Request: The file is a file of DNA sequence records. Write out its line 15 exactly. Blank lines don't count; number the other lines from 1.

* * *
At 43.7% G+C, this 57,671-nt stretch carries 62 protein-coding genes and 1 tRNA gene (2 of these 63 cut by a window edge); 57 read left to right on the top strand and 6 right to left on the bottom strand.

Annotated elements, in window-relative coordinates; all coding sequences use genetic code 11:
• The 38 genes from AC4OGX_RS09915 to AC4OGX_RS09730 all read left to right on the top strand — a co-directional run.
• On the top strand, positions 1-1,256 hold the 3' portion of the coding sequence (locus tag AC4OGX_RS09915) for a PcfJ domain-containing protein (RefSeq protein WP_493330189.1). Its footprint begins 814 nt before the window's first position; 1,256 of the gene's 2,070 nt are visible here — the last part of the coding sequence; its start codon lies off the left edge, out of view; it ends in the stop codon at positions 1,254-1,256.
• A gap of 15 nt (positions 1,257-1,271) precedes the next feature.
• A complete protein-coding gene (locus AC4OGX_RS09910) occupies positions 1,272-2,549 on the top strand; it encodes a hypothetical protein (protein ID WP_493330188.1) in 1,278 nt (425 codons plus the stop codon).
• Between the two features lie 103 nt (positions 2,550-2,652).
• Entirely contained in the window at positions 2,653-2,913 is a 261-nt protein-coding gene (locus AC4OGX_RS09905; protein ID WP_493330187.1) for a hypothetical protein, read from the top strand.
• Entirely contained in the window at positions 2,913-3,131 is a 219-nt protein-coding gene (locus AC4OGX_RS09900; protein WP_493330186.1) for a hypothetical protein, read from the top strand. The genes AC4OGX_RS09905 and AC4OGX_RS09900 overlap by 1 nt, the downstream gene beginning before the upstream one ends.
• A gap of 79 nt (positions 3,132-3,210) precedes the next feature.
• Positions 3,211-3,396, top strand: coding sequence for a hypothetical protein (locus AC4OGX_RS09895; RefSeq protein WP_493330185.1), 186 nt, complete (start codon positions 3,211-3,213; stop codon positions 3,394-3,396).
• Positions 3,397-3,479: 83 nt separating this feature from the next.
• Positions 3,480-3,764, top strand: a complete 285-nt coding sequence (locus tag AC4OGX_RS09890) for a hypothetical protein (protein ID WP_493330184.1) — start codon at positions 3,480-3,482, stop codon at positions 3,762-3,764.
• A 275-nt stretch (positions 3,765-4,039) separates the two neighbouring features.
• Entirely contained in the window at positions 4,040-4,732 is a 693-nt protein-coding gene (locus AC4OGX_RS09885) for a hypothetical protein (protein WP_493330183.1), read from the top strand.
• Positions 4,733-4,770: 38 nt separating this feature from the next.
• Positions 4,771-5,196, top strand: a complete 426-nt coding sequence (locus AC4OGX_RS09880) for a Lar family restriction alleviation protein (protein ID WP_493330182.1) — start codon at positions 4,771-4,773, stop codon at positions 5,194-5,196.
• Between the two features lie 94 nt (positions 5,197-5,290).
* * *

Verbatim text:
• Entirely contained in the window at positions 4,040-4,732 is a 693-nt protein-coding gene (locus AC4OGX_RS09885) for a hypothetical protein (protein WP_493330183.1), read from the top strand.